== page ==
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Physics ee - EXTENDED ESSSAY REPORTS MAY 2003 Physics A...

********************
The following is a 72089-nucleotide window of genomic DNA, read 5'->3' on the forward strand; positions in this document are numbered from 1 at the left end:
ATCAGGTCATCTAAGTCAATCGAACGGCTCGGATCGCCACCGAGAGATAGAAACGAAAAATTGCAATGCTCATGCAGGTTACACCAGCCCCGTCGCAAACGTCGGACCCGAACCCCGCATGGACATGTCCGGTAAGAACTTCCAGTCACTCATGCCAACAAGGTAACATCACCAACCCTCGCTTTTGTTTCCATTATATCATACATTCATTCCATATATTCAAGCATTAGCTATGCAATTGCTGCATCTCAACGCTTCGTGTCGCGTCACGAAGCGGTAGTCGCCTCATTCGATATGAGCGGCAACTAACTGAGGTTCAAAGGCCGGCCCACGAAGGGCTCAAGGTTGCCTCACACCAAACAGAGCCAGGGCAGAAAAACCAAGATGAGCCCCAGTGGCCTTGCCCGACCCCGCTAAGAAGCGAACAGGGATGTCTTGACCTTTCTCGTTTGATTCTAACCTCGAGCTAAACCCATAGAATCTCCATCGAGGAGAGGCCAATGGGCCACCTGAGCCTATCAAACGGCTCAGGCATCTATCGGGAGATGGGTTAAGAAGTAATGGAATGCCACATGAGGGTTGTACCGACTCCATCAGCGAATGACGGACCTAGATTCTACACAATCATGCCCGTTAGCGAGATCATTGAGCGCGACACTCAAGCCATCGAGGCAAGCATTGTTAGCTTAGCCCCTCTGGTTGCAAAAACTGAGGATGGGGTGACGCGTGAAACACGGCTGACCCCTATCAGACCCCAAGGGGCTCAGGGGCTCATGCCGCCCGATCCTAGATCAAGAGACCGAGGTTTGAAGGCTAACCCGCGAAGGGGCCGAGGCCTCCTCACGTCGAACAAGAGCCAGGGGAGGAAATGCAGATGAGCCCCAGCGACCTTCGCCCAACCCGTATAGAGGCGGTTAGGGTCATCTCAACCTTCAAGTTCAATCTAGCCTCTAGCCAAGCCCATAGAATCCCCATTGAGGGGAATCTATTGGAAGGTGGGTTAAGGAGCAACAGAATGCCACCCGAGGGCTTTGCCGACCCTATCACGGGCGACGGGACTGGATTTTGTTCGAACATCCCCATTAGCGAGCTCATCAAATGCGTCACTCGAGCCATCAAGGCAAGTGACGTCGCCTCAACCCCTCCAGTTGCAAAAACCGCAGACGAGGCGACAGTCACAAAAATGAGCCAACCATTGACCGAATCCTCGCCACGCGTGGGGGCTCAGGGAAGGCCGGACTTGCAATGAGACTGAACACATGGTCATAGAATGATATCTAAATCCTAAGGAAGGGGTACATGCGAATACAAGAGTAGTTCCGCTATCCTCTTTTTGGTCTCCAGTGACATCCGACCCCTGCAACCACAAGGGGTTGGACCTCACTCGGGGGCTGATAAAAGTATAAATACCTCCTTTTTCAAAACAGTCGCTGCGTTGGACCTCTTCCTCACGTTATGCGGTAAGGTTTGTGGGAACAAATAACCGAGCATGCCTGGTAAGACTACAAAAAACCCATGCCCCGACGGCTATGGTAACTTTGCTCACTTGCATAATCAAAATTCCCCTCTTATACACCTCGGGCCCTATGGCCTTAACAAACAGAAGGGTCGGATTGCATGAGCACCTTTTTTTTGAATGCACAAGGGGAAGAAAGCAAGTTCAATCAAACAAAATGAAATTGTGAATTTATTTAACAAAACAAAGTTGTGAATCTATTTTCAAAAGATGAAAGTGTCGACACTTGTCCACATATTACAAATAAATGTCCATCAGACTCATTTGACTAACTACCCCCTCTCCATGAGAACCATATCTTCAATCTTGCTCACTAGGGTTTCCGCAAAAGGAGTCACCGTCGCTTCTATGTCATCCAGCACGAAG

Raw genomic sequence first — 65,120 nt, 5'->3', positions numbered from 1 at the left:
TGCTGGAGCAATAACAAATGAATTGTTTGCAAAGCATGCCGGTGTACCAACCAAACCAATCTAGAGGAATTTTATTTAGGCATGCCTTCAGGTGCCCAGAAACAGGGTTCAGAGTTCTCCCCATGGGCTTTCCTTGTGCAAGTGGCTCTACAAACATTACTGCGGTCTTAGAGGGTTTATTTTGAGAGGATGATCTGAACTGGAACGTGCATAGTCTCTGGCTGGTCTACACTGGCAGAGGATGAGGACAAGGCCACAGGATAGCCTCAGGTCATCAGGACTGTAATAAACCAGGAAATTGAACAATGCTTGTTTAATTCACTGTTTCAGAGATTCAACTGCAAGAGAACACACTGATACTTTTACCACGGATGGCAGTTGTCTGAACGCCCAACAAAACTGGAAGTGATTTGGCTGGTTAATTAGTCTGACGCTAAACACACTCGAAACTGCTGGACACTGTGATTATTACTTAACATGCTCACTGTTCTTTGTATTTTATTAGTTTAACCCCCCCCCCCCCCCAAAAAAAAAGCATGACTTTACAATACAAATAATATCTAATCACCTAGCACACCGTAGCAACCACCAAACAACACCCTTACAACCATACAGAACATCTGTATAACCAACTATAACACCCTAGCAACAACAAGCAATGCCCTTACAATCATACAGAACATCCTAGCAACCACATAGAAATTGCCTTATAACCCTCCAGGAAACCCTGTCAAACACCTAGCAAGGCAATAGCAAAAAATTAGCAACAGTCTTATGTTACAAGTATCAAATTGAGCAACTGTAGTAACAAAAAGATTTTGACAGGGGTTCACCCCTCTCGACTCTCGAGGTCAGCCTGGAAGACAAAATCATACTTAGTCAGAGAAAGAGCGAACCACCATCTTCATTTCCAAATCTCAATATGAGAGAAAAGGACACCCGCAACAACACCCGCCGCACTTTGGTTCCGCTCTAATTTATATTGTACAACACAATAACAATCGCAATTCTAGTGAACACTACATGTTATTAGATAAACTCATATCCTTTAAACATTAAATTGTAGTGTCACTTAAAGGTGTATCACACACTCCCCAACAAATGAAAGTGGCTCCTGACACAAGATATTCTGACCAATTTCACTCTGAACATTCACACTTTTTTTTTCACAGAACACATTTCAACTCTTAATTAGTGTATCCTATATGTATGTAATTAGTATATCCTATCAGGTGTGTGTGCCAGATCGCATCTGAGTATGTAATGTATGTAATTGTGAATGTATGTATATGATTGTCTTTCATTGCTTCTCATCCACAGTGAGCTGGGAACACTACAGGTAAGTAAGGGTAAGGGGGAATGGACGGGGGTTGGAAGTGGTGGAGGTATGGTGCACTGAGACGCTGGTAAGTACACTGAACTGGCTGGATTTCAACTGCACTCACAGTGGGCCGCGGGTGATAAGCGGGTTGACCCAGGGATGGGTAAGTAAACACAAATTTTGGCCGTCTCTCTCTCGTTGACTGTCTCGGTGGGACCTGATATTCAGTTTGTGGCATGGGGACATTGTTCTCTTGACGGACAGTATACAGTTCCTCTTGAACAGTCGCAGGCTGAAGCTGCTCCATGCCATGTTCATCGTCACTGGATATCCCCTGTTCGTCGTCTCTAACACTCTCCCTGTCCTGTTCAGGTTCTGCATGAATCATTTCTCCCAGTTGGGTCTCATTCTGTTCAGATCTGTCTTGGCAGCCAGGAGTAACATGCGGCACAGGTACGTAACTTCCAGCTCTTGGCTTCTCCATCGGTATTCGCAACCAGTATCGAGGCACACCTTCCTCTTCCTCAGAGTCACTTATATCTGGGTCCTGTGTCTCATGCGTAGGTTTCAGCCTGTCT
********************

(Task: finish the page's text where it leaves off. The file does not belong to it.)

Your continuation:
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EXTENDED ESSSAY REPORTS – MAY 2003 Physics A good number of candidates exhibited great skill, originality and flair in their essay. This report highlights general problems and weaknesses shown by candidates. The range and suitability of the work submitted Investigations covered several domains of physics including mechanics, the most popular (e.g. efficiency of a dynamo, wind energy, motion in fair -ground rides, airplane models in wind tunnels, resonance, catapults, impact of a tennis ball, bungee jumping, thrust of propeller s, potato-guns, figure skating, soap bubbles, car engines and brakes…), sound (sound decay, sound from a sliding object, harmonics in a violin…), electricity (pendulum oscillating in a magnetic field, thin –film solar cell, effect of temperature on resistivity, power line corona, superconductivity…), thermodynamics (Sterling engines, icebergs…), optics (dispersion…) atomic and nuclear physics (efficiency of nuclear reactors, nuclear magnetic resonance, photoelectric effect using a neon bulb in a relaxation circuit…), a strophysics (impact of asteroids, black holes, pulsars…). Other “exotic” topics included nanotechnology, time travel, space engines, plasma physics, superluminal velocity, and photon entanglement. These last topics were either too new or too difficult to b e dealt efficiently within an extended essay. Essays dealing with difficult theoretical topics tended to end up as a collection of paragraphs distilled from the sources. As usual, students attempted to involve their favorite sport as part of the essay. Sa ilboats, mountain bikes, basketball footwear, golf -balls, gymnastics, ski waxing, tennis, squash and table -tennis balls all featured. However, a number of these studies were rather unsuccessful due to the difficulty in performing experimental operations ac curately with typical school equipment. The best essays were generally involving an experimental investigation performed by the candidate or, to a lesser extent, databased topics. However some laboratory based essays did not address a research question; instead, candidates reproduced a standard piece of work in order to validate a well -known relationship. Some essays were far too simplistic an investigation. Other candidates confused fundamental concepts thus seriously weakening the value of their investig ation. A number of essays were original, imaginative and highly focused. However a number of topics were too broad and generated only a very superficial survey. Candidates were unable to define a clearly focused hypothesis and tended to discuss concepts a nd develop arguments that were not relevant. Essays that dealt mostly with print resources were average or worse, mostly poor. A good number of candidates could not carefully choose or critically analyse resources and synthesize their own content.
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